Our Lady of the Pillar, Zaragoza’s 17th-century baroque basilica, is dedicated to the Virgin Mary. The story behind the name of the church is that of a miraculous apparition: Saint James is said to have received a jasper column supporting a wooden statue of the Virgin by none other than the Mother of God herself, who instructed him to build a church in her honour on the bank of the Ebro River, exactly where she appeared to him. Since then, Catholic pilgrims from all over the world have travelled to Zaragoza to touch or kiss the base of this holy column, now visibly worn from centuries of veneration.
Another Zaragoza landmark, the new CaixaForum cultural centre by Estudio Carme Pinós, also features a very important column at its centre, but resting on this one is a major part of a building rather than a modest religious icon only 38 centimeters tall. The shape of this much larger column varies subtly as it skewers the floors of the building, highlighted by functions such as a large outdoor terrace, a spacious exhibition gallery (at which point the column’s slender elliptical profile forms a sculptural entrance statement) and a top storey that accommodates a restaurant and café with views over the city. Aided by a pair of exterior L-shaped walls in black concrete and a structural stairwell core, the column also supports a one-storey-deep spinelike truss from which two intersecting volumes project above the entrance hall – a space with ‘dancing columns’ that clearly underpin the theme.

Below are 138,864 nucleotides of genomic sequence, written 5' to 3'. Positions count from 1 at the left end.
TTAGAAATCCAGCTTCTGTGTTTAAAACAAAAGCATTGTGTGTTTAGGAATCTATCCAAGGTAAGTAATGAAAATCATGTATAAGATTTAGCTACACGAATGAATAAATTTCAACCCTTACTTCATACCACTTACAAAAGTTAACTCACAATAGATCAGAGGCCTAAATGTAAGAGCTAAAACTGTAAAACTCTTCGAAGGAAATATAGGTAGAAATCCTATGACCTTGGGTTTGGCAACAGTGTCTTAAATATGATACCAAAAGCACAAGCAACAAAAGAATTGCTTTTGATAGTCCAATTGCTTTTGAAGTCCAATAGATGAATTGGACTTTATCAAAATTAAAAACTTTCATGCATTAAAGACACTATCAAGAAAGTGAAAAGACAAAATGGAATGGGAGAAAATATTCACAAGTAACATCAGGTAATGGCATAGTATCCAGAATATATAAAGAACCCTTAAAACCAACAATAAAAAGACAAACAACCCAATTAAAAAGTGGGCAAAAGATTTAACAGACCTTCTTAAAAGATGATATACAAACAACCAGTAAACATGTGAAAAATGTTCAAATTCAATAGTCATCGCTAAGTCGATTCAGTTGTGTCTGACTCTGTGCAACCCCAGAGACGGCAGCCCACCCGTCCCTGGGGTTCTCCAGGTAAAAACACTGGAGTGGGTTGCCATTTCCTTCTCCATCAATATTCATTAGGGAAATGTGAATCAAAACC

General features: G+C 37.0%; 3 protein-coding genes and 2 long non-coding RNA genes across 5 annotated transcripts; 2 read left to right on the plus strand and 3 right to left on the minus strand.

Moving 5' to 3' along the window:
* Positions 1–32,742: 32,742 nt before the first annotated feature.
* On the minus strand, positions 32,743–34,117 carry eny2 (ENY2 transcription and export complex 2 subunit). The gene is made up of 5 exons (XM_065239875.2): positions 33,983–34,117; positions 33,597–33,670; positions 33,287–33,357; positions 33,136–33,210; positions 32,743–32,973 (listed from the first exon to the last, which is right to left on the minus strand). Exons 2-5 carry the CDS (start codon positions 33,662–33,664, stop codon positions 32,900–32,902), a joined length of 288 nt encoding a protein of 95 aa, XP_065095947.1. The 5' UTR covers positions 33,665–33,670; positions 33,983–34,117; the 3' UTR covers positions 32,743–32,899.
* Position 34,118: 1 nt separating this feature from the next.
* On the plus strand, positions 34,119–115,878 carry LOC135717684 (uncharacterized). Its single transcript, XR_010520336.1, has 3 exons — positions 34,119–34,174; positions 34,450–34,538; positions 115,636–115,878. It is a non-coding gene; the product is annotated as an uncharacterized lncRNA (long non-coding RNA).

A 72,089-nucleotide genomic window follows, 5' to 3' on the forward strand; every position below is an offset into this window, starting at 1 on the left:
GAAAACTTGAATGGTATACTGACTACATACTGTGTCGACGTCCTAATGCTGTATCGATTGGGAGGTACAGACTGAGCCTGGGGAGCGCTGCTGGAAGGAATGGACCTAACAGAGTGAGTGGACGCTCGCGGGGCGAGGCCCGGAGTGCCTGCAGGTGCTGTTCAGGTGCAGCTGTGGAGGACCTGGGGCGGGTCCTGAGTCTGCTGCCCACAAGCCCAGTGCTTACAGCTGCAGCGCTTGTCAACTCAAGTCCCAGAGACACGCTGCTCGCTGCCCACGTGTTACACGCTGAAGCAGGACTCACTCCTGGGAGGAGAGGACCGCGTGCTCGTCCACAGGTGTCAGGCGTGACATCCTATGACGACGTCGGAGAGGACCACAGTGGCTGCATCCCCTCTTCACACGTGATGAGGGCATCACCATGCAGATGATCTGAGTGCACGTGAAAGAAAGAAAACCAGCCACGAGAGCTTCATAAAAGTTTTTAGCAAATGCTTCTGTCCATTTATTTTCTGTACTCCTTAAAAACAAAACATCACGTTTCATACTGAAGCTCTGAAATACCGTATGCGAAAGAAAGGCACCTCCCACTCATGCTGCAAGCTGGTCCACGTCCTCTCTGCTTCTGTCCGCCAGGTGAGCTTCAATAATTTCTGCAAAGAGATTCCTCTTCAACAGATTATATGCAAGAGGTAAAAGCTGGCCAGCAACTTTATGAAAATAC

For the sake of safety, here’s hoping that CaixaForum’s column does not become an object of veneration.
[Originally published in Mark Magazine #52]